In the atmosphere there are species of both natural and anthropogenic origin incorporated into aqueous aerosols. This includes salt ions from the sea, organic molecules from both direct emissions and decomposition of biomaterial, soot from combustion, pollutants and mineral particles

We investigate how the surfaces of aqueous solutions differ from the bulk in terms of composition, concentration and speciation. We do this in close collaboration with atmospheric scientists, such as Ilona Riipinen, Nønne Prisle and Joakim Pagels.

Ions at aqueous surfaces

The surface of aqueous systems is different from the bulk. For ions in macroscopic liquid water, our understanding is now changing from a model with an ion-free surface to a model in which ions may be present, and even enriched, at the surface.

Ions enriched or depleted at the aqueous surface
Ions enriched or depleted at the aqueous surface

In nature such phenomena are for example important when droplets of sea spray form aerosol particles in the atmosphere. The sea spray droplets contain ions, and as water gradually evaporates, the droplets become smaller and concentration increases. The resulting aerosol particles are involved in atmospheric chemistry, and act as nucleation centers for cloud formation.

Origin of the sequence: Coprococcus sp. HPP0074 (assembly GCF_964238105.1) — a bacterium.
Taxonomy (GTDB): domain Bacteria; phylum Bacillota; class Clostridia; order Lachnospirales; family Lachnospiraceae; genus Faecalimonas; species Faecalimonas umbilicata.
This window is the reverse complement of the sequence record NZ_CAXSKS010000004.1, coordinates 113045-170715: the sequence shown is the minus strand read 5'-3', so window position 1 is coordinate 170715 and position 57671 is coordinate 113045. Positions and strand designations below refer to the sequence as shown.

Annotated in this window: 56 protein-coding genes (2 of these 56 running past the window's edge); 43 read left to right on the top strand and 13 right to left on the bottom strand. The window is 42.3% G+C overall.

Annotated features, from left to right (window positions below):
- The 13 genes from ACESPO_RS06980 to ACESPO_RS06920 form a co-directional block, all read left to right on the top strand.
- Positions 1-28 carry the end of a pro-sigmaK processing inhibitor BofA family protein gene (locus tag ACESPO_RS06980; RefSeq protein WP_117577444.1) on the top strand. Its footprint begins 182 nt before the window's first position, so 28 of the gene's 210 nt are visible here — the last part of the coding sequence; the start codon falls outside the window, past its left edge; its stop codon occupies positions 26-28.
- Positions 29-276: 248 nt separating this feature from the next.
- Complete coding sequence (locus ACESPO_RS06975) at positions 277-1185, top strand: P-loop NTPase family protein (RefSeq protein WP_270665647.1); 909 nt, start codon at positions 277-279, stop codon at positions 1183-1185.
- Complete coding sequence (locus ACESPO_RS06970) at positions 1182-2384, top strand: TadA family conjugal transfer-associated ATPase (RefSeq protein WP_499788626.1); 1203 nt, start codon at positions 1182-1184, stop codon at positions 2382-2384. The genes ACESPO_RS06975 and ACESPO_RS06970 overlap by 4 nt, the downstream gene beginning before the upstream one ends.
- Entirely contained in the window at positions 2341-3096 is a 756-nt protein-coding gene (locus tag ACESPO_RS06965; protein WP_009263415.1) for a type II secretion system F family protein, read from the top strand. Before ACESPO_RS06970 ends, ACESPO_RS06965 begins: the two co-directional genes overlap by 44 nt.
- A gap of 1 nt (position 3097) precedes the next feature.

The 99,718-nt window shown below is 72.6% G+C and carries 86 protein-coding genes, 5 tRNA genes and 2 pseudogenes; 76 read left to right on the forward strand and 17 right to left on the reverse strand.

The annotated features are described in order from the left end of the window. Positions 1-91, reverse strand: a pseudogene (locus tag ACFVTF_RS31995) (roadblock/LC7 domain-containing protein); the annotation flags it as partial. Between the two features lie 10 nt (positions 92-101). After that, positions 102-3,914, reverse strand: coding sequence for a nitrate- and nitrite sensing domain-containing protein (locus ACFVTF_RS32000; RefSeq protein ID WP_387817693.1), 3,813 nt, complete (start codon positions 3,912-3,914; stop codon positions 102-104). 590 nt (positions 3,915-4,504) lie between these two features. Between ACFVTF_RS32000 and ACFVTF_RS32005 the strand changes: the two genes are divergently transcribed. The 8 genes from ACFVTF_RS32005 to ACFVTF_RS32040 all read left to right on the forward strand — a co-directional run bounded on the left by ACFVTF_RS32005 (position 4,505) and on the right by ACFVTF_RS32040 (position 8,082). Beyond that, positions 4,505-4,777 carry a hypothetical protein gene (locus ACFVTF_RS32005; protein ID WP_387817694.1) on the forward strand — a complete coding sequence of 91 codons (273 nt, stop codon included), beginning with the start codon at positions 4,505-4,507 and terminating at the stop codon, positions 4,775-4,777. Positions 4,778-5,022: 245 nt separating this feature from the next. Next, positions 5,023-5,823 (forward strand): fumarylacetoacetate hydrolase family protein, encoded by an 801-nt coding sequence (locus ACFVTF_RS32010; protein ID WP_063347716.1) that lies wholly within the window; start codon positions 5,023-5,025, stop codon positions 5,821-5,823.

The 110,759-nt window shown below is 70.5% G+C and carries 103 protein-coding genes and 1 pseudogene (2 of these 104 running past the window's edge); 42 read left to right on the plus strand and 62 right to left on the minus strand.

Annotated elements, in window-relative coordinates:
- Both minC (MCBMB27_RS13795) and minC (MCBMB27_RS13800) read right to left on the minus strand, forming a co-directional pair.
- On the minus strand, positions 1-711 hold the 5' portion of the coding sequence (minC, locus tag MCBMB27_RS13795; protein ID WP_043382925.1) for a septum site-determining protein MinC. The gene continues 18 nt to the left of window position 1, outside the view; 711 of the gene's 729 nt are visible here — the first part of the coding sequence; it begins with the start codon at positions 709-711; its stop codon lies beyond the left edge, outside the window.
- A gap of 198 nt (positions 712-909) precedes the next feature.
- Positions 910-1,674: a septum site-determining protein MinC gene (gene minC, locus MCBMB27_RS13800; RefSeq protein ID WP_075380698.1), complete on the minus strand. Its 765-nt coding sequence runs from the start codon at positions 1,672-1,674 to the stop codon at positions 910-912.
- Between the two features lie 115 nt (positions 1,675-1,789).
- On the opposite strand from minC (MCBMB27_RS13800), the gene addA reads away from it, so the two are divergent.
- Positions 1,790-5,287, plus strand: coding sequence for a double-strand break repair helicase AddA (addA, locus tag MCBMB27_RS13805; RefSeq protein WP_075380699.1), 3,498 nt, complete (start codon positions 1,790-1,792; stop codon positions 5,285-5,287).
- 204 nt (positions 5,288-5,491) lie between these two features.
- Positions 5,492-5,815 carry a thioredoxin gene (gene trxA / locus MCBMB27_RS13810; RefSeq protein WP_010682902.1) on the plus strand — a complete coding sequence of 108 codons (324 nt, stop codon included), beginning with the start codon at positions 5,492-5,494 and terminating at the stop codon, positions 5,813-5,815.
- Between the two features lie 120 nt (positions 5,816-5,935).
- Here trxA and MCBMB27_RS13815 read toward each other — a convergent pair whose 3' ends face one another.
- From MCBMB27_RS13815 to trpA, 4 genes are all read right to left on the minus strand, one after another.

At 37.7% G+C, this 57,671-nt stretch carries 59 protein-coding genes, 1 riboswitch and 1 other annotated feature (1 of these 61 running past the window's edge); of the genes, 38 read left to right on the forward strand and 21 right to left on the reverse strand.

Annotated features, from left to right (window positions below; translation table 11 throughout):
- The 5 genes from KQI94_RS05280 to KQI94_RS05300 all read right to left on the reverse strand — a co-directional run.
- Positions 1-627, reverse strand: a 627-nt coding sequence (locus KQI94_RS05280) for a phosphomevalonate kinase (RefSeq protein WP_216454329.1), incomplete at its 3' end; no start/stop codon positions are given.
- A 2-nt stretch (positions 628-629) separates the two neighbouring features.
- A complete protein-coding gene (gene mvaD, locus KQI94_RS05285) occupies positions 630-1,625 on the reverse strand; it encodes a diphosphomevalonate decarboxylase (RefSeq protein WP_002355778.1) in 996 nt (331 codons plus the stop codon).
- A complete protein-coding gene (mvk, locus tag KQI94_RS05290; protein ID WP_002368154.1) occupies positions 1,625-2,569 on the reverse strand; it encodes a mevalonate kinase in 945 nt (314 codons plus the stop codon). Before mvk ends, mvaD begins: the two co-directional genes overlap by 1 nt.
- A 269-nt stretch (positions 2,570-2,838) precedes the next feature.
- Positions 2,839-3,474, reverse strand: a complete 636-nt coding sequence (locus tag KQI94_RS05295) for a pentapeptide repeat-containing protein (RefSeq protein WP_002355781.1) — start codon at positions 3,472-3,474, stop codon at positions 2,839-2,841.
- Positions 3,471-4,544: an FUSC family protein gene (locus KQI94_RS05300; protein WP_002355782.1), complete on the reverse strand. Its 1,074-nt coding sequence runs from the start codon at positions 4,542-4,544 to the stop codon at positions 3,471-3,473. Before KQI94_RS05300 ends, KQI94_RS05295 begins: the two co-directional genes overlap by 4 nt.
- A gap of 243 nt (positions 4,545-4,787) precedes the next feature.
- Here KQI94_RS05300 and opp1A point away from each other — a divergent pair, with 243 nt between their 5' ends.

From sea-spray to saline aerosol particles
From sea-spray to saline aerosol particles

We have studied how the surface composition of mixed seawater-like solutions subjected changes with concentration. The minority bromide ions become increasingly more abundant at the surface relative to the majority chloride ions with increasing concentration, which could explain why bromine is much more important in atmospheric chemistry than expected from its relative abundance in seawater (PCCP 12, 10693 (2010)).